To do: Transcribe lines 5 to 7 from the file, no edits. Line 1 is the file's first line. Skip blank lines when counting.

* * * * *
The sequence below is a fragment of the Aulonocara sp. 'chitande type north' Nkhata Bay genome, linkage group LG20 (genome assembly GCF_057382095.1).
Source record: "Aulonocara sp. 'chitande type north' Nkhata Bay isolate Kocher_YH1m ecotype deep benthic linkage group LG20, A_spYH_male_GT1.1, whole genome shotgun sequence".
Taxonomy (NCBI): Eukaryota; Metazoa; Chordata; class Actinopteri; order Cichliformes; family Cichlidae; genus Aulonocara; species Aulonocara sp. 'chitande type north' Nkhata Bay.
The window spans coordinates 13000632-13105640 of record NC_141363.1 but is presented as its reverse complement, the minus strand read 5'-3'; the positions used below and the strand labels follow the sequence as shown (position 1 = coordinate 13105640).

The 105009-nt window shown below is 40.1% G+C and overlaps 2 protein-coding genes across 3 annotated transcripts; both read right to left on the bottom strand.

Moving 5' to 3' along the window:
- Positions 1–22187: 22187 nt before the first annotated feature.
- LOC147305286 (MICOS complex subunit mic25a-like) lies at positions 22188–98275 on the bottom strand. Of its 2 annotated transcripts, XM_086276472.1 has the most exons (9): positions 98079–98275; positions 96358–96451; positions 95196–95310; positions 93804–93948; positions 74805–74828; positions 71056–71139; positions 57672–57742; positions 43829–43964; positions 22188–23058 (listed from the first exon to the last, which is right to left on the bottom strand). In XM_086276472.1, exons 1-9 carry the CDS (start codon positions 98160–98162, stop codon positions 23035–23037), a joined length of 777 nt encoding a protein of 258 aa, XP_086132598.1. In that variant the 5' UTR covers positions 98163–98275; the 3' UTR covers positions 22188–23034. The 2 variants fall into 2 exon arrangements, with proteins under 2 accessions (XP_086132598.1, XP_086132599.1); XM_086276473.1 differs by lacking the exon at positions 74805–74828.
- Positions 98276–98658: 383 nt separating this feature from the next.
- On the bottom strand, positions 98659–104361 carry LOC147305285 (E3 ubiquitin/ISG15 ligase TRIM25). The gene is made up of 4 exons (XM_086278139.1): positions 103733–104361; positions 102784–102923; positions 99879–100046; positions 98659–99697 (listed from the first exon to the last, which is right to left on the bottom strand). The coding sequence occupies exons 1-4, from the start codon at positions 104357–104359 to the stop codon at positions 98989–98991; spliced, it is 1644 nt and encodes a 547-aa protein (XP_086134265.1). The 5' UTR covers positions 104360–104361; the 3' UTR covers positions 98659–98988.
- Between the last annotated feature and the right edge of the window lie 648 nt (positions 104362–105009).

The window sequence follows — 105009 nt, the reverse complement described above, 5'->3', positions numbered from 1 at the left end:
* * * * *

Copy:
The 105009-nt window shown below is 40.1% G+C and overlaps 2 protein-coding genes across 3 annotated transcripts; both read right to left on the bottom strand.

Moving 5' to 3' along the window:
- Positions 1–22187: 22187 nt before the first annotated feature.